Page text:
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Source : nationmultimedia.com
Source : nationmultimedia.com
Anbar (IraqiNews.com) Four civilians were killed and injured in two separate IED blasts in Hit city, in Anbar province, Sputnik quoted Iraqi news source as saying.
According to the source, two civilians were killed, while two others were seriously wounded in two IED blasts in al-Suwaib village in Hit, western Anbar. One of the injured lost his leg in one of the blasts.
Iraqi troops liberated Hit from Islamic State militants in mid-April 2016.
Violence in the country has surged further with the emergence of Islamic State Sunni extremist militants who proclaimed an “Islamic Caliphate” in Iraq and Syria in 2014.
According to a monthly count released on Thursday by the United Nations Assistance Mission in Iraq, violence and armed conflicts left 824 Iraqis dead and wounded during the month of May.
Nineveh came on top of the most affected governorates with 354 Iraqi civilians were killed and another 470 injured. Baghdad came in second place with 86 victims and 22 injured. Anbar came third with a total of 136 casualties (47 killed and 89 injured)
The total number of victims marked a rise from 317 Iraqis in April. In March, the victims reached 1115, according to UNAMI.
Islamic State is believed to have begun escalating attacks outside the city of Mosul, where the group has been losing ground and personnel since October.
Source : Iraqi News
Hawija (IraqiNews.com) A security source in Kirkuk Province revealed, on Thursday, that coalition air strike destroyed an oil warehouse and 12 tanks belonging to the Islamic State group in Hawija Province, west of the province, Alsumaria News reported.
The source said that the international coalition aircraft bombarded, today, the Islamic State’s crude oil market area, in al-Shameet area in Hawija District.
The air strike destroyed 12 oil tanks and one of the group’s largest crude oil warehouses, the source added on condition of anonymity.
Noteworthy, Hawija District and the areas of al-Zab, al-Rashad, al-Riyad and al-Abbasi, southwest of Kirkuk, are still controlled by the Islamic State group, since 10 June 2014.
Source : Iraqi News
Dubai residents concerned about the future can soon breathe can soon breathe a sign of ‘clean’ relief – the Emirate’s ambitious Dh500 million plan to improve air quality will, in the long run, lead to better health for us all.
Air Quality Strategy 2017 is designed to turn Dubai into a city with world-class standards for air purity, according to Eng. Hussain Nasser Lootah, the Director General of Dubai Municipality, who unveiled the plan last week.
As part of the project, Dubai Municipality will develop advanced monitoring systems, as well as ‘Smart Air Quality Stations’ which should help raise public awareness of the importance of clean air.
Eng. Alia Al Harmoudi, the Director of the Municipality’s Environment department, explained that the preliminary stages of the project included analysing data from the last several years to create over 300 digital maps pinpointing the locations in which pollution levels increase, their sources, and how they spread, taking into account various climactic factors such as variations in temperature and humidity and the speed and direction of winds.
The monitoring systems “will provide visitors with the opportunity to experience the most important air quality issues in a unique and modern manner that leaves the greatest impact on the visitor’s imagination and enhances their environmental awareness,” Harmoudi said.
Officials noted that local air quality has conformed to international standards even before the launch of Air Strategy 2017.
In September 2016, for example, Dubai Municipality statistics gathered from 13 smart stations across the Emirate revealed that Dubai’s air quality had improved 88 per cent by the end of 2015, higher than the target level of 85 per cent.
In an interview, Dr. Trilok Chand, one of the UAE’s top experts on the harmful effects of air pollution, noted that it is a global problem that must be curbed by government policies such as those now being taken in the emirate.
Dr. Chand, a specialist in respiratory medicine at Abu Dhabi’s Burjeel Hospital, said “the quality of air depends on many things, such as particles and (the presence of) chemicals such as carbon monoxide. These particles and chemicals increase health risks.”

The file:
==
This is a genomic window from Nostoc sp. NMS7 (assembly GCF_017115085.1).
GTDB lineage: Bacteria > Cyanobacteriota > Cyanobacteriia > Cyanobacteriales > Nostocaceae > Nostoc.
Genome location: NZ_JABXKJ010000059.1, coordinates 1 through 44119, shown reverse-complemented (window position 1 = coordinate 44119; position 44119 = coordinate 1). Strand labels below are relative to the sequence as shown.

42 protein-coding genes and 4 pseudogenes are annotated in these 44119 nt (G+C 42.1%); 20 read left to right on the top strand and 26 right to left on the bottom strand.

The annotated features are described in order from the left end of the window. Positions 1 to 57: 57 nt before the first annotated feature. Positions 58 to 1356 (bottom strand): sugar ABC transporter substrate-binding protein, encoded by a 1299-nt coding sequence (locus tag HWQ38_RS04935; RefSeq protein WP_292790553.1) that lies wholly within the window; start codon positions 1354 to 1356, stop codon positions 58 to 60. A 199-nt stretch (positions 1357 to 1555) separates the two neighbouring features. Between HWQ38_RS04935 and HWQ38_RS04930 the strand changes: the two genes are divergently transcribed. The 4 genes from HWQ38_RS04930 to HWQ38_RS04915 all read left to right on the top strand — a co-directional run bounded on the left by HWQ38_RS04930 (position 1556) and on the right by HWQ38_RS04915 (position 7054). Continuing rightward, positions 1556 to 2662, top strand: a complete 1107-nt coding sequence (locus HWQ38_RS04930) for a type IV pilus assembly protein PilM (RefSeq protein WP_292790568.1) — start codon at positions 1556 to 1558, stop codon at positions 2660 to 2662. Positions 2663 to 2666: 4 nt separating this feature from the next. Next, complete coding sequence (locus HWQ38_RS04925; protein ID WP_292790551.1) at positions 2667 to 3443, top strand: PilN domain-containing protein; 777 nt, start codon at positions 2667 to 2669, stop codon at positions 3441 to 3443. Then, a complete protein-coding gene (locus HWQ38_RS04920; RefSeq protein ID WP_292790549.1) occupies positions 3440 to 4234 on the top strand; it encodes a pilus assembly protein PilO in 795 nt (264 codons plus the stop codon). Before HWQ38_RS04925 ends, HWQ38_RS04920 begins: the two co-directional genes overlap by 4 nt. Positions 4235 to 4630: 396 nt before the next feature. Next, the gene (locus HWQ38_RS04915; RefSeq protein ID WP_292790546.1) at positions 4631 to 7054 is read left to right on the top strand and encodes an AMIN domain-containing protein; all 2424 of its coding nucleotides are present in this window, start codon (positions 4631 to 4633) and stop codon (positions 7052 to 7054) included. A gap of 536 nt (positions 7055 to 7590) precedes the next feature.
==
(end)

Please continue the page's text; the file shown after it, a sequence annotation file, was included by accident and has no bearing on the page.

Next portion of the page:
Contaminated air, he explained, can harm both people who already suffer from pre-existing respiratory conditions and those who don’t. “If they (people with pre-existing respiratory problems) stay in a city with bad air quality, they can be affected …for example, if they already have asthma, problems can increase.”
“The problem is that diseases can be caused by carbon monoxide and other materials in the air. People can face bronchitis, or even pneumonia.”
Children, older people, and unborn babies are at particular risk, he added. “If we improve air quality, the number of respiratory problems (will) come down.”
Poor quality air: a global scourge
Around the globe, millions of people continue to suffer the negative health effects of poor quality air.
A study released by UNICEF in October 2016 found that an estimated 300 million children – most of them in South Asia, Africa and the East Asia-Pacific region, live with outdoor air so polluted it can cause serious physical damage, including harm to their young brains.
Across the globe, air pollution was found to be a significant contributing factor in the deaths of 600,000 children every five years.
Another report, released by the World Health Organization (WHO) in September 2016, found that an alarming 92 per cent of the world’s population live in regions that exceed the WHO’s recommended limits, with an estimated three million deaths a year – most of them in lower and middle income countries – linked to the effects of air pollution.
Of the deaths stemming from air pollution, 94 per cent are due to non-communicable diseases such as cardiovascular diseases, stroke, chronic obstructive pulmonary disease, and lung cancer.
“Air pollution continues to take a toll on the health of the most vulnerable populations – women, children, and older adults,” said Dr Flavia Bustreo, the WHO’s Assistant Director General. “For people to be healthy, they must breathe clean air from their first breath to their last.” – firstname.lastname@example.org
What the plan entails
– Dubai Municipality will soon receive a mobile station for air quality monitoring.
– The station, a first-of-its-kind in the region, includes 20 devices to monitor about 100 components and composites that pollute the air
– Dubai Municipality already has 13 smart air stations in different locations across the Emirate
– Data from 300 digital maps showing polluted areas and other factors
– Deadly gases and particles
– Nitrogen Dioxide, Sulphur Dioxide, Ozone – These gases irritate the airways of the lungs, increasing the symptoms of those suffering from lung diseases
– Particles – Fine particles can be carried deep into the lungs where they can cause inflammation and a worsening of heart and lung diseases
– Carbon Monoxide – This gas prevents the uptake of oxygen by the blood. This can lead to a significant reduction in the supply of oxygen to the heart, particularly in people suffering from heart disease .